The Tolino Vision is the latest e-reader to hit the market and packs a serious punch in the hardware department. Kobo and Tolino are both vying for a piece of the lucrative German eBook market. How does the Vision compare against the Aura in terms of performance, ecosystem and software? Today, we look at the two side by side in a battery of tests.
The Kobo Aura maintains the standard six-inch approach that the company made famous with their entire product line. It currently has a super high resolution e-Ink “Clarity Screen” with 1024 x 758 and 212 DPI. It is powered by the quintessential Freescale i.MX507 1 GHZ processor and has 1 GB of RAM. There are 4 GB of internal memory, which can be enhanced via the Micro SD Card.
The Tolino Vision features the latest in e-Paper innovation, e Ink Carta. This is the exact screen technology found on the Kindle Paperwhite 2. This will not only provide higher contrast, but also eliminate the refreshing when you turn a page in an eBook. The overall resolution is a very respectable 1024 × 758 pixels. One of the things that stands out with this model is that the screen is flush with the bezel. The only other e-reader to do this was the six inch Kobo Aura, it almost feels like a tablet or smartphone in this respect. Underneath the hood is a Freescale iMx6 1 GHz processor and 512 MB RAM. There is 4GB of internal memory, which can be expanded via the Micro SD.
The Vision gives a better visual eBook experience and has solid options to customize your font, line spacing, margins and alignment. Kobo gives better font augmentation options via their sliders, which has millions of different combinations. One advantage Kobo has over the Vision is the ability for users to load in their own fonts.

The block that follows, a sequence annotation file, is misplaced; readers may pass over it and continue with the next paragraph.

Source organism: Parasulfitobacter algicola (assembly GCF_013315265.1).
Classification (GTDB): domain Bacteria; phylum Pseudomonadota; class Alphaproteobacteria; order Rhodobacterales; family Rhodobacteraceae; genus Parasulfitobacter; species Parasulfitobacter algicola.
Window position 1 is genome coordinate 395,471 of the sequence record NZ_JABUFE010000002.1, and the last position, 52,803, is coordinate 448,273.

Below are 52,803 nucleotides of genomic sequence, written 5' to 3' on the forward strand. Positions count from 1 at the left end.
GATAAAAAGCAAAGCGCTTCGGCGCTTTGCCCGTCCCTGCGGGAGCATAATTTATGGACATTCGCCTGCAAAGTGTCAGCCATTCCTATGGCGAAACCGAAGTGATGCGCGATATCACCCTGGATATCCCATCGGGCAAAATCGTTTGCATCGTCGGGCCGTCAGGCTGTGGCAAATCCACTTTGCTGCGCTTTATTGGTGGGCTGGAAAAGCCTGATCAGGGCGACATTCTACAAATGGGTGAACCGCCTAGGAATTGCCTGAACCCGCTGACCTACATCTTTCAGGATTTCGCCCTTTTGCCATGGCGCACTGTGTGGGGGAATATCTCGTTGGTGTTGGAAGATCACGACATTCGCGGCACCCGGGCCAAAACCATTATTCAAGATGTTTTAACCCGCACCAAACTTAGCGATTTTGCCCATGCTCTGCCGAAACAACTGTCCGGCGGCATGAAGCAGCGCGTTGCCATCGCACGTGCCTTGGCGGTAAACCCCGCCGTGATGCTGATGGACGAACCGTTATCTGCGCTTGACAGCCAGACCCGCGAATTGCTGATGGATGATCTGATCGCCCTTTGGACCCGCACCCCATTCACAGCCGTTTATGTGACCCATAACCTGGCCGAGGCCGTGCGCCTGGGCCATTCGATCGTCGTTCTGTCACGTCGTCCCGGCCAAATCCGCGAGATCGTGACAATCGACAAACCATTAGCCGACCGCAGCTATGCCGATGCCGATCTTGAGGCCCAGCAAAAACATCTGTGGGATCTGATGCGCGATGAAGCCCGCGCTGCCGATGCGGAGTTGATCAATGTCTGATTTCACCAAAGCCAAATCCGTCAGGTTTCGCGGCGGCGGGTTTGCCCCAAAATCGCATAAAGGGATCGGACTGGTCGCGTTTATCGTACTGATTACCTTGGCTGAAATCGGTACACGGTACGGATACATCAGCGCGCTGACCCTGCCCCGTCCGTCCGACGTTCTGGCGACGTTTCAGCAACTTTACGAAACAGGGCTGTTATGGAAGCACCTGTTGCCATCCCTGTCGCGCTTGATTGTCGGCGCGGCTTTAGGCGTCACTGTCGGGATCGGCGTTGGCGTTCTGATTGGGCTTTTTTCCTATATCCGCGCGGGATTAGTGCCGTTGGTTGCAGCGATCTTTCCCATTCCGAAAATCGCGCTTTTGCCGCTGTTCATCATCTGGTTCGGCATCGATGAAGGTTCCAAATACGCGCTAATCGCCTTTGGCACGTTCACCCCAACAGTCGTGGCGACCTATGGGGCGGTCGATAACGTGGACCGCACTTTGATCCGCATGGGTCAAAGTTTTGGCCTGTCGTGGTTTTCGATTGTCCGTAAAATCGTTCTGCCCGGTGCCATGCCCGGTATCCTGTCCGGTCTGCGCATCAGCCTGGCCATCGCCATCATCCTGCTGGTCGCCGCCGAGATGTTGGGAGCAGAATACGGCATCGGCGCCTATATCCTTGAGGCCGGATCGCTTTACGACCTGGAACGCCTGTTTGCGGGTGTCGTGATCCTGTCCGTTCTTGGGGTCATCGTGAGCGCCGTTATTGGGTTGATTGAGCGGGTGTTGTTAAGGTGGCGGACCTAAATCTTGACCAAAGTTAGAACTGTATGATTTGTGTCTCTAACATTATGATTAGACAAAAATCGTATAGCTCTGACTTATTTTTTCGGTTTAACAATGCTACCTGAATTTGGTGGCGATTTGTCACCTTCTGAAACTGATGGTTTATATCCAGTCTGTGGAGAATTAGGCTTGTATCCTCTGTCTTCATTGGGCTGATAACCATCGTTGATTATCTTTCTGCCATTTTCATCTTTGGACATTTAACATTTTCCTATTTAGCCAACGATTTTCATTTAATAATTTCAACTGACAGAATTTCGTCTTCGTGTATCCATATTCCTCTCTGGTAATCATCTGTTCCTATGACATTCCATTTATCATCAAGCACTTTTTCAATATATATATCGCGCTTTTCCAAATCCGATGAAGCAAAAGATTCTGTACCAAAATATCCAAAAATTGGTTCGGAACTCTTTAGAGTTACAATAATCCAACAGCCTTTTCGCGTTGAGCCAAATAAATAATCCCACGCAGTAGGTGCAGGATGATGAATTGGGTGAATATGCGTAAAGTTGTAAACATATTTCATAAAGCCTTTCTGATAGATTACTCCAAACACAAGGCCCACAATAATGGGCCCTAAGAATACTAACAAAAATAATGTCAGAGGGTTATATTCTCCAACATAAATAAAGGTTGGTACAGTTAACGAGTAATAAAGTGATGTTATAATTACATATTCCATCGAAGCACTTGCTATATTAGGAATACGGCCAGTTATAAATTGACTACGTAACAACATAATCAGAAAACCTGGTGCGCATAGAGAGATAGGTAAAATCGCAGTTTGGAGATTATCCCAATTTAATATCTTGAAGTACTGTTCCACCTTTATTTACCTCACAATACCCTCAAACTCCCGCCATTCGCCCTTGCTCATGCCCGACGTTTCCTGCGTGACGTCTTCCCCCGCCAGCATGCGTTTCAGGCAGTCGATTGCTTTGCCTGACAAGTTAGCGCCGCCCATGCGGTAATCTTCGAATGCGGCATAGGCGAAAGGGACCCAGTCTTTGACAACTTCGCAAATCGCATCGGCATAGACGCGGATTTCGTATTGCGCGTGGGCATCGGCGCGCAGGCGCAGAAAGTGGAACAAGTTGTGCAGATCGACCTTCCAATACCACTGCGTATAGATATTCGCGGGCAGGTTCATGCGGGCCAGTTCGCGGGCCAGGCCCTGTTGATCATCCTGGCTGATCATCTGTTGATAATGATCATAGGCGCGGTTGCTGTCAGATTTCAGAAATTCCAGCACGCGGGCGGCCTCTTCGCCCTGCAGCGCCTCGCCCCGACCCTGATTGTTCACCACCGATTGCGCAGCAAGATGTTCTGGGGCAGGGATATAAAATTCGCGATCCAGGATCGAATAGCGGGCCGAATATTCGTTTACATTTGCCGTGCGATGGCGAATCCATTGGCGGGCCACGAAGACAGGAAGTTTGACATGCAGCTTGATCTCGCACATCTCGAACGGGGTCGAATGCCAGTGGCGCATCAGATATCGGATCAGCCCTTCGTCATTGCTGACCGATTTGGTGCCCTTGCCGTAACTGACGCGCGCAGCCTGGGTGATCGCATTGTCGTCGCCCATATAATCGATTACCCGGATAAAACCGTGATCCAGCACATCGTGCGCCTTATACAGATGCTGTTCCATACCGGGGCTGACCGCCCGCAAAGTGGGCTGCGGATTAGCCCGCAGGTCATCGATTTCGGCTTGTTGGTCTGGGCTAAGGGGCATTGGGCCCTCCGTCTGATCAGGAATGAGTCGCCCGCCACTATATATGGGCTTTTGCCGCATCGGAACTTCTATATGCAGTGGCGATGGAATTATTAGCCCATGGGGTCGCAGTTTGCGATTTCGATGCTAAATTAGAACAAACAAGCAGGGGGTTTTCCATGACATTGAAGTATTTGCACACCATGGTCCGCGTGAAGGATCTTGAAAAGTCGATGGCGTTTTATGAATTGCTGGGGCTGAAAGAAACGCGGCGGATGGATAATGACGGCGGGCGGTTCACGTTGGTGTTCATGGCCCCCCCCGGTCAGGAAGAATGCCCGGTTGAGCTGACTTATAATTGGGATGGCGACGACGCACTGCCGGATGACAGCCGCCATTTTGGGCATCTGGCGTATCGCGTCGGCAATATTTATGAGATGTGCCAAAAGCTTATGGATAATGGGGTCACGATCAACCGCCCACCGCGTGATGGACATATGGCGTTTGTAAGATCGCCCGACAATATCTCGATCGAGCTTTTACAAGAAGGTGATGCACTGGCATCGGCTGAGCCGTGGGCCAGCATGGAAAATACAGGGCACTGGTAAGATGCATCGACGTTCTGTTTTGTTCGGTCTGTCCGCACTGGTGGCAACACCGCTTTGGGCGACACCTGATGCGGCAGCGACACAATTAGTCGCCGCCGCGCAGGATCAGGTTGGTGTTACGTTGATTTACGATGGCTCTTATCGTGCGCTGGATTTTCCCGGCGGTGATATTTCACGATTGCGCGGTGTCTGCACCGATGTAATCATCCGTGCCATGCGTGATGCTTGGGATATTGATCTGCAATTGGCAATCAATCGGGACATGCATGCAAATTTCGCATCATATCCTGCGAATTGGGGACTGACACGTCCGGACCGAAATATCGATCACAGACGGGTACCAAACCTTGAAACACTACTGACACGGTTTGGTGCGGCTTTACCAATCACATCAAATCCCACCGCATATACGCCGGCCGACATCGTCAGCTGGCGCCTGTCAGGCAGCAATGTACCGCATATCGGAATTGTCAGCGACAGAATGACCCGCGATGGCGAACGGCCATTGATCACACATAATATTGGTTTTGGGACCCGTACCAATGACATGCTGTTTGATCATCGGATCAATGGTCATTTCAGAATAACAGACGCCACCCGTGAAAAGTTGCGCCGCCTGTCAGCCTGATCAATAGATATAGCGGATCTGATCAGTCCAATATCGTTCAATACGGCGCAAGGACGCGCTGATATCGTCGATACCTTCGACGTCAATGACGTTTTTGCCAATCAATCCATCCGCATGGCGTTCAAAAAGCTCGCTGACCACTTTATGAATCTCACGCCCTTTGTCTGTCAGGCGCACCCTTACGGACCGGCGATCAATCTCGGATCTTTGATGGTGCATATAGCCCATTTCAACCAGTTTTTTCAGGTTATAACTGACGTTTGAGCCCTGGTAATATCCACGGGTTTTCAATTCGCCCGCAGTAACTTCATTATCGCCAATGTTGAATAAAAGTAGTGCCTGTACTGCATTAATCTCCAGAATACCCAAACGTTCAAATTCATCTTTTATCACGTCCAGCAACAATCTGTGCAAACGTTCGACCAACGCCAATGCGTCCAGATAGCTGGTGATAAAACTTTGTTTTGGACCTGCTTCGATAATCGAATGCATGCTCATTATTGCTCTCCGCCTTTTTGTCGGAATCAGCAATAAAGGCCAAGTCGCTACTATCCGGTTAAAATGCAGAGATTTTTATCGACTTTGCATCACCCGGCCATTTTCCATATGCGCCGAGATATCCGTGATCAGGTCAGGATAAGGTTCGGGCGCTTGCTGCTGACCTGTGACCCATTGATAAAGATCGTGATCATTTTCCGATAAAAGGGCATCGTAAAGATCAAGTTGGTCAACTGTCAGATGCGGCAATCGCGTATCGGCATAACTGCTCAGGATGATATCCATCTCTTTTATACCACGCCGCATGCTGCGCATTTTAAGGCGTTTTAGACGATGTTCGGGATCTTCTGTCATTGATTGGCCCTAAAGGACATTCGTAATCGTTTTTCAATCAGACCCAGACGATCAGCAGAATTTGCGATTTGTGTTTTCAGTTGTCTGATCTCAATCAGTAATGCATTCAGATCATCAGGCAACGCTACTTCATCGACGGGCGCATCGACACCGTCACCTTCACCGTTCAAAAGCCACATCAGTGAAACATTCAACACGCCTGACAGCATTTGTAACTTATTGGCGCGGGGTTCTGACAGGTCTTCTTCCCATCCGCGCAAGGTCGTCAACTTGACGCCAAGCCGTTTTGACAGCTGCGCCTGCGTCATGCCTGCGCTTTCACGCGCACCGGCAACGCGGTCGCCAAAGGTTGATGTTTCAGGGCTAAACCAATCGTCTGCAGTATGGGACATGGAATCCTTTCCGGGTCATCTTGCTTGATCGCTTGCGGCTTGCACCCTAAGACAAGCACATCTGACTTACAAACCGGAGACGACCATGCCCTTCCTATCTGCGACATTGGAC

The Aura wins in the PDF department with their advanced rendering engine. You get a visual indictor on the top left hand corner of where you are in the document if you zoom in. You can also pinch and zoom which is very useful. The Vision has no pinch and zoom functionality and has to be double tapped to enter a full screen zoom. There is huge bugs with the rendering of PDF files on the Vision, as demonstrated in the video.
Overall the Vision is designed better and employs bleeding edge e-paper technology. If you are buying it just to read German eBooks you won’t be let down. The Aura wins out if you are looking for a more complete package device that will appeal to advanced users.
Michael Kozlowski is the Editor in Chief of Good e-Reader. He has been writing about audiobooks and e-readers for the past ten years. His articles have been picked up by major and local news sources and websites such as the CBC, CNET, Engadget, Huffington Post and the New York Times.